One of the few lending options available to the poor may soon evaporate if a new rule proposed June 2 goes into effect.
But will it?
What’s a payday loan?
The payday loan market, which emerged in the 1990s, involves storefront lenders providing small loans of a few hundred dollars for one to two weeks for a “fee” of 15 percent to 20 percent. For example, a loan of $100 for two weeks might cost $20. On an annualized basis, that amounts to an interest rate of 520 percent.
In exchange for the cash, the borrower provides the lender with a postdated check or debit authorization. If a borrower is unable to pay at the end of the term, the lender might roll over the loan to another paydate in exchange for another $20.
Thanks to their high interest, short duration and fact that one in five end up in default, payday loans have long been derided as “predatory” and “abusive,” making them a prime target of the CFPB since the bureau was created by the Dodd-Frank Act in 2011.
States have already been swift to regulate the industry, with 16 and Washington, D.C., banning them outright or imposing caps on fees that essentially eliminate the industry. Because the CFPB does not have authority to cap fees that payday lenders charge, their proposed regulations focus on other aspects of the lending model.
Under the proposed changes announced last week, lenders would have to assess a borrower’s ability to repay, and it would be harder to “roll over” loans into new ones when they come due – a process which leads to escalating interest costs.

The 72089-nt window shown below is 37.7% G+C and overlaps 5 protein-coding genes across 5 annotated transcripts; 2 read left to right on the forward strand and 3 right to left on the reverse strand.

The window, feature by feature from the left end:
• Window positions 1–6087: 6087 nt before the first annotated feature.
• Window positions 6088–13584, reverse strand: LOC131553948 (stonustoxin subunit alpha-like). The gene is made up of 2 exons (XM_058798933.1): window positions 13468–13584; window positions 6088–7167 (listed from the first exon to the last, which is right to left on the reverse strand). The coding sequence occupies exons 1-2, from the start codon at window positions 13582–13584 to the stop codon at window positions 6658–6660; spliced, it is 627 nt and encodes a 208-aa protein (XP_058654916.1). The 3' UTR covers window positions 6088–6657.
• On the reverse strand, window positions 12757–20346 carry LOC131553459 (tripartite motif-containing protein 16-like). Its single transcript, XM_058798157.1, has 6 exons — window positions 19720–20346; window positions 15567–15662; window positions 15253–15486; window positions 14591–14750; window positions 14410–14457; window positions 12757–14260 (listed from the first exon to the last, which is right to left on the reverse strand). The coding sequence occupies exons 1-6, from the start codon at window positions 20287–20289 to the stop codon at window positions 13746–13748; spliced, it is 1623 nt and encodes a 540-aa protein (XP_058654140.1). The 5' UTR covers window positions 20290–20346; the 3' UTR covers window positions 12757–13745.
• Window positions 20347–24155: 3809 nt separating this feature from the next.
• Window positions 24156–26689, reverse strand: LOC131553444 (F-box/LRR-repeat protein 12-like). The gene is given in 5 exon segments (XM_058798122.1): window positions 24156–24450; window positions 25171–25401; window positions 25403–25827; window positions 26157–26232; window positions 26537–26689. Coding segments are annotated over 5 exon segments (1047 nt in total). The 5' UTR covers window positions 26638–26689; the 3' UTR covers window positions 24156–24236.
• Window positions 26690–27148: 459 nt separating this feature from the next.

There is no question that these new regulations will dramatically affect the industry. But is that a good thing? Will the people who currently rely on payday loans actually be better off as a result of the new rules?
In short, no: The Wild West of high-interest credit products that will result is not beneficial for low-income consumers, who desperately need access to credit.
I’ve been researching payday loans and other alternative financial services for 15 years. My work has focused on three questions: Why do people turn to high-interest loans? What are the consequences of borrowing in these markets? And what should appropriate regulation look like?
One thing is clear: Demand for quick cash by households considered high-risk to lenders is strong. Stable demand for alternative credit sources means that when regulators target and rein in one product, other, loosely regulated and often-abusive options pop up in its place. Demand does not simply evaporate when there are shocks to the supply side of credit markets.
This regulatory whack-a-mole approach which moves at a snail’s pace means lenders can experiment with credit products for years, at the expense of consumers.
Who gets a payday loan
About 12 million mostly lower-income people use payday loans each year. For people with low incomes and low FICO credit scores, payday loans are often the only (albeit very expensive) way of getting a loan.
My research lays bare the typical profile of a consumer who shows up to borrow on a payday loan: months or years of financial distress from maxing out credit cards, applying for and being denied secured and unsecured credit, and failing to make debt payments on time.
Perhaps more stark is what their credit scores look like: Payday applicants’ mean credit scores were below 520 at the time they applied for the loan, compared with a U.S. average of just under 700.
Given these characteristics, it is easy to see that the typical payday borrower simply does not have access to cheaper, better credit.
Borrowers may make their first trip to the payday lender out of a rational need for a few bucks. But because these borrowers typically owe up to half of their take-home pay plus interest on their next payday, it is easy to see how difficult it will be to pay in full. Putting off full repayment for a future pay date is all too tempting, especially when you consider that the median balance in a payday borrowers’ checking accounts was just $66.
The consequences of payday loans
The empirical literature measuring the welfare consequences of borrowing on a payday loan, including my own, is deeply divided.